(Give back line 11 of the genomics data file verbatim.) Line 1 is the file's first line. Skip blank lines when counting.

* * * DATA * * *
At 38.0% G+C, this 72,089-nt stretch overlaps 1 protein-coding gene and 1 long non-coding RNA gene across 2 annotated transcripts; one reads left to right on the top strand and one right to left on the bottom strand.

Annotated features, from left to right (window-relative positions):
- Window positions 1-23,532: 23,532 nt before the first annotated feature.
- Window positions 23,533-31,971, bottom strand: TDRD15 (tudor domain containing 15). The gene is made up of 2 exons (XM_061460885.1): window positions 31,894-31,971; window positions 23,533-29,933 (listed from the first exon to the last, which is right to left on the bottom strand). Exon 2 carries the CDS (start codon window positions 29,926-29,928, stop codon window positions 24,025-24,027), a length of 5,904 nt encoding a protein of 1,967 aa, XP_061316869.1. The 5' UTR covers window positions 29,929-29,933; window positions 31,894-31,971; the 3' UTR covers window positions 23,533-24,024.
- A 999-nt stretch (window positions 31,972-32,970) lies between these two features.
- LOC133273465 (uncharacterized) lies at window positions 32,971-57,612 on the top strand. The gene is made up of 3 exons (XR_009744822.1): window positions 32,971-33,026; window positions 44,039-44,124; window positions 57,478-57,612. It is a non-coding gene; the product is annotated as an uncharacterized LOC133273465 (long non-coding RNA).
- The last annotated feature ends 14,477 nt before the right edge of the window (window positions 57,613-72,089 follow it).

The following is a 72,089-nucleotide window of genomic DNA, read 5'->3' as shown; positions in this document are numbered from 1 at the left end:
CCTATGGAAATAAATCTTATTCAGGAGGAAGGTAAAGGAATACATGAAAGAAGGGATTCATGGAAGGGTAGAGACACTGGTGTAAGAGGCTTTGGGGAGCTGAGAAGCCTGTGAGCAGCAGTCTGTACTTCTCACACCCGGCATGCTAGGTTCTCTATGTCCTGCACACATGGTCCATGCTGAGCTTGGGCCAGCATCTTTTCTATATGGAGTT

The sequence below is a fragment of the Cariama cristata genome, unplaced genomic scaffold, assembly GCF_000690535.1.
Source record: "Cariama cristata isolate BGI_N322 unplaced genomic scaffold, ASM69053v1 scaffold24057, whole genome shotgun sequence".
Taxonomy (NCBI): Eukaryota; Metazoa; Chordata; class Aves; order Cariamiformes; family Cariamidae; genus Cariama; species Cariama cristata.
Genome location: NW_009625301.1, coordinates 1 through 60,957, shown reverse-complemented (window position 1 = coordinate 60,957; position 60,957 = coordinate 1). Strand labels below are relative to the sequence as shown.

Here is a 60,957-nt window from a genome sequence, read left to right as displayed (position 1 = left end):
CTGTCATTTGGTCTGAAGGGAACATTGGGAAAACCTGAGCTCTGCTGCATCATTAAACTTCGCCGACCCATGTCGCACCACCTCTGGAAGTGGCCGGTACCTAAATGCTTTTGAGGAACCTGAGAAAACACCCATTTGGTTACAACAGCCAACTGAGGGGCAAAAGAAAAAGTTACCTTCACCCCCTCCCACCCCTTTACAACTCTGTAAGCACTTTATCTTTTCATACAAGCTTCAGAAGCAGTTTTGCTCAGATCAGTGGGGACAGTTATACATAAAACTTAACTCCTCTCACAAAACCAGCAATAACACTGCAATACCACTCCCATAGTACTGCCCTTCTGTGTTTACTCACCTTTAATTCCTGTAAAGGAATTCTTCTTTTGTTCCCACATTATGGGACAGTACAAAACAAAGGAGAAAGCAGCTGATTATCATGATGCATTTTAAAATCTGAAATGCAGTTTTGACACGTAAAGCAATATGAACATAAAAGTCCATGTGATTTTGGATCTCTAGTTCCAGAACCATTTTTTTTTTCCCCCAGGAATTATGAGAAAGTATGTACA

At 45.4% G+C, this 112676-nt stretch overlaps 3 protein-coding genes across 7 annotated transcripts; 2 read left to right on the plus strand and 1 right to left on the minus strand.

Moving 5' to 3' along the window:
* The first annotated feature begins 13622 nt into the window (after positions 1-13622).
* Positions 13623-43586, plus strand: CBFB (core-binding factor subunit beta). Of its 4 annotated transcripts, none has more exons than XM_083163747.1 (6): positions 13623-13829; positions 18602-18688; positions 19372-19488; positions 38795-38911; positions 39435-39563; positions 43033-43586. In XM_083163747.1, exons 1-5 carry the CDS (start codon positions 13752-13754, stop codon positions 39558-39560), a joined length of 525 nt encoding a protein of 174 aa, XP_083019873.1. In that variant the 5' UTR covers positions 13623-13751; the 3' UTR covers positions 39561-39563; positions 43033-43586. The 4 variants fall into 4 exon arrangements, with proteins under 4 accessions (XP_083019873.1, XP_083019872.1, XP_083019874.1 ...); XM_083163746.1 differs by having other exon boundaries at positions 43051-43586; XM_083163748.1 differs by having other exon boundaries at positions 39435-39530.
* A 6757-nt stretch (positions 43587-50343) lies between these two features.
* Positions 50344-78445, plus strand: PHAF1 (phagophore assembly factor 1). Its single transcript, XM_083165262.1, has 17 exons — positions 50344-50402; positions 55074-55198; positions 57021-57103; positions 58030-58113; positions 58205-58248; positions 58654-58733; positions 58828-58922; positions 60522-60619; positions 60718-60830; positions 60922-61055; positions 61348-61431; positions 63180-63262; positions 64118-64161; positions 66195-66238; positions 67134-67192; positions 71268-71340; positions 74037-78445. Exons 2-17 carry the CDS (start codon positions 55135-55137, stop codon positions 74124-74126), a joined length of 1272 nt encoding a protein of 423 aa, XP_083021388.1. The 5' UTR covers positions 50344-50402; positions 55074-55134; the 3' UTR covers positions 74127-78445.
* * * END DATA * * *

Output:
Source record: "Cariama cristata isolate BGI_N322 unplaced genomic scaffold, ASM69053v1 scaffold24057, whole genome shotgun sequence".